UPEC isolates of the ST131 group showed significantly lower susceptibility to cefazolin (26.7%), cefotaxime (40.0%), cefepime (40.0%), and ciprofloxacin (53.3%) than those of the non-ST131 group (65.7%, 91.9%, 92.9%, and 87.9%; P<0.001 for all) (Fig. 2). Susceptibility to gentamycin and TMP-SMX was also lower in the ST131 group (46.7% and 33.3 %, respectively) than the non-ST131 group (76.8% and 65.7%, respectively), but those differences were not statistically significant (P=0.084 in gentamycin and P=0.070 in TMP-SMX). ST131 isolates produced ESBL more frequently (n=8, 53.3%) than non-ST131 isolates (n=8, 8.1%) (P<0.001).

Fig. 2

Antimicrobial susceptibility, ST131 vs. non-ST131. Results of susceptibility testing with carbapenems and tigecycline were not included because all uropathogenic Escherichia coli isolates in the study showed 100% susceptibility, regardless of ST. ST, sequence type; AMX-CLV, amoxicillin-clavulanate; PIP-TAZ, piperacillin-tazobactam; TMP-SMX, trimethoprim-sulfamethoxazole; ESBL, extended spectrum beta-lactamase. *P<0.001.


In this study, we investigated the clinical and molecular biological features of UPEC strains isolated from Korean children. The conventional phylogenetic group B2 was the most common group (83.3%) and the proportion of ST131 isolates was 13.2%. The proportion of isolates producing ESBL was 14.0%, and half of them were assigned to ST131. Among the ST131 isolates, 53.3% were ESBL producers and 46.7% were resistant to quinolone. Beside the inappropriate empirical antimicrobial therapy, no clinical and prognostic factor differed between ST131 and non-ST131 UPEC isolates.

After a PCR strategy to assign E. coli isolates rapidly to 1 of the 4 phylogroups A, B1, B2, or D was developed in 2000, it has been used extensively12). Although the distribution of phylogenetic groups varies among countries, E. coli isolates causing extraintestinal infections were generally found to belong to groups B2 and D1013). Recently, MLST was developed as an attractive sequence-based genotyping technique, which provides reproducibility, comparability, and transferability between laboratories. MLST is thus a powerful tool for both global and long-term surveillance14).The advent of next-generation sequencing and precision typing methods has expanded the understanding of the molecular epidemiology of ESBL-producing bacteria and revealed widespread dissemination of E. coli ST131 bearing CTX-M-15678). This clone might be the “driving force” behind the current ESBL pandemic, and circulating CTX-M strains often harbor multiple coresistance genes such as those conferring resistance to TMP-SMX, aminoglycosides, and fluoroquinolones, thereby limiting therapeutic options15).

E. coli ST131 has been shown to carry a broad range of virulence and resistance genes on transferable plasmids, and has been globally disseminated. Recent reports indicate that this drug-resistant E. coli clonal group is responsible for community-acquired UTI and bacteremia, as well as a significant number of healthcare associated infections1617). Among the ESBL producing E. coli isolates from various sources, 39%-57% belonged to the ST131 lineage in recent studies1819). In Korea, ST131 was found to be the predominant ST; it represented 31%-36% of ESBL-producing E. coli strains, and was distributed in both community and hospital isolate920). ST131 isolates were significantly associated with ESBL, especially CTX-M-15, and the majority of them were MDR721). In a study of outpatients with acute cystitis wherein E. coli had been isolated, treatment failure was more common among patients infected with ST131 E. coli8). However, patients with bloodstream infection by ST131 E. coli isolates did not exhibit poorer treatment outcomes than those with non-ST131 isolates in the other study9).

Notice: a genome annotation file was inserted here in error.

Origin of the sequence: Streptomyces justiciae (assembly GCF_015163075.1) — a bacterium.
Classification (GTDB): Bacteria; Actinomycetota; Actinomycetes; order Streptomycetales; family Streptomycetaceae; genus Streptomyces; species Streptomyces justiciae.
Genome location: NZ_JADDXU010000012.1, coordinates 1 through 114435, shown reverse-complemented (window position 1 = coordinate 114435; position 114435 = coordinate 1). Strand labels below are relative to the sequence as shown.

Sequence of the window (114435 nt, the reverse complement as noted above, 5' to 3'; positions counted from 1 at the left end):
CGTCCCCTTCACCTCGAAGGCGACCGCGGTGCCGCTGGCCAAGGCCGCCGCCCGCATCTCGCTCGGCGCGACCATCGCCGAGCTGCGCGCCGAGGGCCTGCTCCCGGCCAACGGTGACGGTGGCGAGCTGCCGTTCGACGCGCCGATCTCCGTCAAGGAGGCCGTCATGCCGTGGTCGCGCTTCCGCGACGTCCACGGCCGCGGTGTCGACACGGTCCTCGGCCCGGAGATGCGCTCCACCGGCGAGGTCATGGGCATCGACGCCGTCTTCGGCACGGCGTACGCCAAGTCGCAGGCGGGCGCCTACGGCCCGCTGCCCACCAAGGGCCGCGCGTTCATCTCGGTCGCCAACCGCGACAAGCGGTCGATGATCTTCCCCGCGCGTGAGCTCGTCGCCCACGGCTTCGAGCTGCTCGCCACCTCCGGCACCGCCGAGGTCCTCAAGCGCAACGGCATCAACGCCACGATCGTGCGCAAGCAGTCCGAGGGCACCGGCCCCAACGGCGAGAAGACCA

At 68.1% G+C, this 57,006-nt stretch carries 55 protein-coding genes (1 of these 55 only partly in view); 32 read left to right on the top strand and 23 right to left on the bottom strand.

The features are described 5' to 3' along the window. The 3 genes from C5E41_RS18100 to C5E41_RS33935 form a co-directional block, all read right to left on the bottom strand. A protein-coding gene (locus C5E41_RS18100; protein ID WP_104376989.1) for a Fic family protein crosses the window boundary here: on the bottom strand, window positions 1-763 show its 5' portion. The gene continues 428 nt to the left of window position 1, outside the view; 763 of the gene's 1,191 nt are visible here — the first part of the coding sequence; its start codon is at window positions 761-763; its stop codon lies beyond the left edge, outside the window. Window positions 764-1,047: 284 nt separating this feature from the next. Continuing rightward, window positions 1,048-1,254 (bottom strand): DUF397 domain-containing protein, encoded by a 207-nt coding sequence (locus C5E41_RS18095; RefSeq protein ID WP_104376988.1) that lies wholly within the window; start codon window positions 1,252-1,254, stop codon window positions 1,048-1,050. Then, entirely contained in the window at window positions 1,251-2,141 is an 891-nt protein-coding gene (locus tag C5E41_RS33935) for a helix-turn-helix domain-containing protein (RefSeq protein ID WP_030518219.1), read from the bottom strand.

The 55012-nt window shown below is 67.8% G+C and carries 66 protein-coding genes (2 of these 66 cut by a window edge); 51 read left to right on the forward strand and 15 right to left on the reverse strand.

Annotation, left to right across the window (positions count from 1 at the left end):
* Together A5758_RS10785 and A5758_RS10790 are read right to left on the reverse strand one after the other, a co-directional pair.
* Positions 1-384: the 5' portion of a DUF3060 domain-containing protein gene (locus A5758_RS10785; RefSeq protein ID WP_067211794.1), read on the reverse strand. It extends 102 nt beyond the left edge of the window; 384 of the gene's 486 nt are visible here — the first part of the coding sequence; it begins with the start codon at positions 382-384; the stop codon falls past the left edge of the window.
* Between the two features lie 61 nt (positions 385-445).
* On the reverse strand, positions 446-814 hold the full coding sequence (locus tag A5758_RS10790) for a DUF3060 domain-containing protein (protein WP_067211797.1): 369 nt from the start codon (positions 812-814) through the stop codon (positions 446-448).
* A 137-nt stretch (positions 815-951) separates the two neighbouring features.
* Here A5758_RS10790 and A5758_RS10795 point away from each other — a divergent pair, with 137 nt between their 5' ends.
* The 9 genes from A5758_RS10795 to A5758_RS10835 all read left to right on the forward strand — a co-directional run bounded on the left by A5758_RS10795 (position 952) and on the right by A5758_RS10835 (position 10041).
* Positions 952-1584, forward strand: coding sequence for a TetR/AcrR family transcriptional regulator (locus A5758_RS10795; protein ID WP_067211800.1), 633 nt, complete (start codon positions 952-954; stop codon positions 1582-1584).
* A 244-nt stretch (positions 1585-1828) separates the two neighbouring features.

Although numerous studies of ST131 E. coli in adults have been performed, the clinical and molecular biological data for children remain very limited. As UTIs are the most common bacterial infection in children, it is especially important to identify the clinical significance and epidemiology of ST131 E. coli in pediatric UTI. UPEC strains recently isolated from Korean children belonged to phylogenetic groups B2 (61.6%–68.1%) and D (12.8%–26.8%), comprising the majority of all isolated strains2223). In a Taiwanese study of infants hospitalized for community-acquired UTIs caused by ESBL-producing E. coli, ST131 accounted for 65% of the 111 isolates6). In the current study, ST131 accounted for 13.2% of total UPEC and 50.0% of ESBL-producing UPEC strains.

In addition, E. coli ST131 isolates also had high rates of non-susceptibility to quinolones67). In contrast to ESBL, which is transmissible between UPEC strains by plasmids, quinolone resistance mainly develops in the bacterial chromosome. Therefore, a high resistance rate to quinolone in ST131 E. coli isolates supports the notion that this clone has highly drug-resistant characteristics. In this study, ST131 UPEC strains showed higher resistance to ciprofloxacin, that is, 46.7%, than non-ST131 strains (12.1%).